A current report of the press agency dpa awakens the hope for the European Patent Court. European Commission has announced that the Unified Patent Court (UPC) is due to start in a few months, and it is up to Germany to clear the way. And Germany declared that this should happen 2020. Is the UPC really coming?
According to a press agency dpa, the European Commission has announced that the Unified Patent Court is due to start in a few months, and it is up to Germany to clear the way. And the German Federal Ministry of Justice has also declared that this should happen this year.
UPC has to be ratificated
Most European countries have long since completed the necessary ratification of the Unified Patent Court (UPC). After some back and forth, this was also ratified in the UK in April 2018, we reported. But not Germany, where a constitutional complaint has so far slowed down the ratification process. According to dpa reports, the German Federal Ministry of Justice now announces that ratification will take place in 2020.
With the ratification of the UPC, the national parliaments agree to hand over to the EU the hitherto national sovereignty of interpretation of patent law.
The entire responsibility for patentable intellectual property is transferred to the UPC. This applies to actions (i.e. infringement actions, actions and counterclaims for annulment, injunctions) against a unit patent and also against decisions of the EPO.
Ratification in Germany stopped by constitutional complaint
In March 2020, the Federal Constitutional Court had upheld a complaint against the UPC, thereby stopping the entry into force of the Unified Patent for an indefinite period of time. The core of this lawsuit against the Unified Patent Court was that the Bundestag unanimously adopted the draft bill for the corresponding treaty law, but this did not result in a two-thirds majority in parliament. For only about 35 members of parliament were present.
However, in the case of the Unified Patent and the Unified Patent Court it is ultimately a matter of the transfer of sovereign rights – and this has constitutional relevance, the Federal Constitutional Court explained. If the Federal Ministry of Justice now wants to clear the way again for the UPC “this year”, as it is said in the announcement of the German Press Agency (dpa), a reading of the bill on the Unified Patent Court must take place before a two-thirds full parliament this actually happened on November 26, 2020, the Federal Ministry of Justice informed in the meantime. Now the bill still has to pass the Bundesrat.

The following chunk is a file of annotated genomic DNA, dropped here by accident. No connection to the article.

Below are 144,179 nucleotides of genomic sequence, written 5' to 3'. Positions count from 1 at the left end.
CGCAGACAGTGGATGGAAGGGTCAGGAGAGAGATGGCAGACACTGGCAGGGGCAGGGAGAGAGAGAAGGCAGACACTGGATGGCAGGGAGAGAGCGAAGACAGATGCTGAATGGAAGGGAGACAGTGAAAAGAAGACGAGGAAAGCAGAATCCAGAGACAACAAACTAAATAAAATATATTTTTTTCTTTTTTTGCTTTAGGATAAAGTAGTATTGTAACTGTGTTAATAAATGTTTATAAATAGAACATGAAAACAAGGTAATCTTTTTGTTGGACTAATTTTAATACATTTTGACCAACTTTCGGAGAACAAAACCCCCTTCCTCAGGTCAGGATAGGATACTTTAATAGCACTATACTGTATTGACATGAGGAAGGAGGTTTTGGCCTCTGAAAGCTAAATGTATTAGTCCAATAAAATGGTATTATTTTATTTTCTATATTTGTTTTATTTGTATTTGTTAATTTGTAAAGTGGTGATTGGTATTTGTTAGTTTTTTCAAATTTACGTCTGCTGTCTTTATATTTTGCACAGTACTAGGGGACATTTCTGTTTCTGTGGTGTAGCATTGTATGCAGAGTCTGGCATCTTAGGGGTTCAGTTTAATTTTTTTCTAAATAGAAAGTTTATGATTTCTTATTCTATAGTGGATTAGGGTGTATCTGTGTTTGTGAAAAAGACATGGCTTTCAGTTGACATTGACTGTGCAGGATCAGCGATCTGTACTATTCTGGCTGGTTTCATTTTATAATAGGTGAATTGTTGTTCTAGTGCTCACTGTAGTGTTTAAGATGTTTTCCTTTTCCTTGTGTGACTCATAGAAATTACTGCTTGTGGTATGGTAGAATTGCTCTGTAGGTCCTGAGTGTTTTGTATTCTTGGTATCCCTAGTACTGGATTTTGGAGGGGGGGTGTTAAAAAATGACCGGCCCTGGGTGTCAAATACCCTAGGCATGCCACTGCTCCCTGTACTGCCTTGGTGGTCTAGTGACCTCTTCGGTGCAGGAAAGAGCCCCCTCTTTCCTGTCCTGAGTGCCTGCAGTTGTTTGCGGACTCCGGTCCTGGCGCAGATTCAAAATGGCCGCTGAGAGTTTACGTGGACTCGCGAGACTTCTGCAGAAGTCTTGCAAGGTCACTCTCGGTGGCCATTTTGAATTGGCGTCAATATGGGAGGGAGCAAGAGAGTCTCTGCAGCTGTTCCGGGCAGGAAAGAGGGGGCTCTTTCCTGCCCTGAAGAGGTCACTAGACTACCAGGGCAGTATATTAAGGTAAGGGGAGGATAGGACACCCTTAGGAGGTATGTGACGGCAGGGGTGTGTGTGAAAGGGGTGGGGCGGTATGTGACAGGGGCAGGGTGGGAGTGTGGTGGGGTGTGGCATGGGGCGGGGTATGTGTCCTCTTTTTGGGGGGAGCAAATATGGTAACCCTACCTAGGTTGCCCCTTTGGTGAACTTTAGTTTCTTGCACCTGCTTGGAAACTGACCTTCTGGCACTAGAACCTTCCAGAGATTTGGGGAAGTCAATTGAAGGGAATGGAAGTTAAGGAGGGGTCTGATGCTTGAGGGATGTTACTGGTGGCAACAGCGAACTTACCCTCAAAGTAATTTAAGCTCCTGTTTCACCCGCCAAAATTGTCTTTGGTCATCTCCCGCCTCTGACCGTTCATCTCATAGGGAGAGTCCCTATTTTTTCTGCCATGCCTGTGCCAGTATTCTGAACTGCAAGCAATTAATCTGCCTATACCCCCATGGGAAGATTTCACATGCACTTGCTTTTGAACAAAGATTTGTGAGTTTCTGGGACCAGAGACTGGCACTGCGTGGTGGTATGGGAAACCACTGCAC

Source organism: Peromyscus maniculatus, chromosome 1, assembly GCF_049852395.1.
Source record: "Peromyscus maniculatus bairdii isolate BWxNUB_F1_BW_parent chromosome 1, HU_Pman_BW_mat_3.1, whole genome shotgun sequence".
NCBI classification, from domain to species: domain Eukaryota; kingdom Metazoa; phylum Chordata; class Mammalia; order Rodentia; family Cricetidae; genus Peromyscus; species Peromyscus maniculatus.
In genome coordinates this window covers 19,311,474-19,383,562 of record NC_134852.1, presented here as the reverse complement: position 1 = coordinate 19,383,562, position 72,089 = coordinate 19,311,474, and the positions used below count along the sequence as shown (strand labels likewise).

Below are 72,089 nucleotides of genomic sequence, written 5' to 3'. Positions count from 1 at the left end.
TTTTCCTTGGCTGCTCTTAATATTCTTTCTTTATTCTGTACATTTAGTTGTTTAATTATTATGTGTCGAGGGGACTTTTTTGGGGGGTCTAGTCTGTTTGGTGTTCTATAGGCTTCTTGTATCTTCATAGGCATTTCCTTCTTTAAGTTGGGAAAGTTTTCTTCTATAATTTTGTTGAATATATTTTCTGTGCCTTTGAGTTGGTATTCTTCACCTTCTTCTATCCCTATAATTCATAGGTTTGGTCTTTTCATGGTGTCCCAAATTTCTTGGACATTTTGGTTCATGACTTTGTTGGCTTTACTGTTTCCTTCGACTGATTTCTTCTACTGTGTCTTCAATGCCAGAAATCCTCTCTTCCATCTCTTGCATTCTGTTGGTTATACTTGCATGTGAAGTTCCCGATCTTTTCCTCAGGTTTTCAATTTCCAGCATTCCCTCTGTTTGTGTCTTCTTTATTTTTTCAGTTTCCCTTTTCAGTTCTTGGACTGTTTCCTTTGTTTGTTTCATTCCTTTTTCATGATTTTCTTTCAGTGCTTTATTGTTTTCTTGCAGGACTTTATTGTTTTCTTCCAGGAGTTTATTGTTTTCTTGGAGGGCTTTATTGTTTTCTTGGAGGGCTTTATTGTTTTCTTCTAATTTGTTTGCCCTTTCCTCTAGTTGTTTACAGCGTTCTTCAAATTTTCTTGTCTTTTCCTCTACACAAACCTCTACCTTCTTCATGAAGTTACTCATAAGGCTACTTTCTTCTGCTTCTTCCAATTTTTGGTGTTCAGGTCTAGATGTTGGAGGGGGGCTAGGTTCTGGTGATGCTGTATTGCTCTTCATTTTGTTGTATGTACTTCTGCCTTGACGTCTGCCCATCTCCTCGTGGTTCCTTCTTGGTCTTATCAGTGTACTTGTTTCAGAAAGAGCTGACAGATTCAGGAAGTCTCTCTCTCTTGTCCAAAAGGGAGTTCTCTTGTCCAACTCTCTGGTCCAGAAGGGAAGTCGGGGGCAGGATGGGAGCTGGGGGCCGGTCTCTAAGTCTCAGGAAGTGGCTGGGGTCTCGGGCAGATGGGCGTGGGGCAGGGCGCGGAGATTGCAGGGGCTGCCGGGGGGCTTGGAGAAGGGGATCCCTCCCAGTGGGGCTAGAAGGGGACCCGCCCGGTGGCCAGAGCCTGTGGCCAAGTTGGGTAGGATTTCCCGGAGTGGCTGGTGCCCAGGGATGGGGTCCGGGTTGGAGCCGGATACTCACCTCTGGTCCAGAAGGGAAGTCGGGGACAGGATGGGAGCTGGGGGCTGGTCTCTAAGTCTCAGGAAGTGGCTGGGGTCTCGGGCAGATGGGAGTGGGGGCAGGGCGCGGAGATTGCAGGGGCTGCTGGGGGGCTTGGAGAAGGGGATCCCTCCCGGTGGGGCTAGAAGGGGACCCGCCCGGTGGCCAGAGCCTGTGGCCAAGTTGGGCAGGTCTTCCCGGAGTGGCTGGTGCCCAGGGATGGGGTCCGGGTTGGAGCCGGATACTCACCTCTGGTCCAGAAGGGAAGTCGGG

Time is also pressing through the brexit
But it is not only time that is pressing, but now visibly the political level is also pressing. This, in turn, is also related to the brexit, which, although still fraught with uncertainty, will still be produced by the deadline of 31 December 2020 – as things stand at present.
After all, the UK is indispensable for a European Single Patent Court. In addition, it was agreed as a precondition for the entry into force of the Unified Patent Court that ratification of the EPC is mandatory by Germany, France and the UK (“True Top 4”: four EU member states in which patents are currently most frequently validated: Germany, France, UK and the Netherlands).
UPC – exclusively for member states of EU
This is because the unified patent court was conceived and contractually established exclusively for the member states of the EU. The aim is to unify patent law and patent legislation in the EU, analogous to the successful development in trademark and design law. The current EU patent is – contrary to its name suggests – neither limited to EU member states nor is it a uniform patent. It must be validated in each individual country and must also stand up to the national patent courts.
With the new EU Unified Patent, all this will change: the EU Unified Patent will only be valid in the EU member states, with one application for the EU.
UPC – what are the advantages?
According to the dpa report, companies should soon be able to protect their inventions more easily and more cheaply thanks to the EU unitary patent, the EU Commission announced. In fact, a EU unitary patent would simplify the application and validation of a patent throughout the EU. Ultimately, the costs of the single patent should also be lower than under the current system.
However, the jurisdiction for patent procedures is just as important for companies. This is because it is currently necessary to bring a possible patent infringement before a court in the country in which the patent was infringed. With the entry into force of the Unified Patent Court, this is to be different; Union law and the interpretative competence of the European Court of Justice would have priority.
No UK in the European Unified Patent Court
However, the UK will not be part of the UPC, was announced by the Office of Prime Minister Boris Johnson in february 2020.
Therefore, no British judges can become officials of the Union, and no chambers of the European Unified Patent Court can be located in London as originally planned.
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dpa Press agency announcement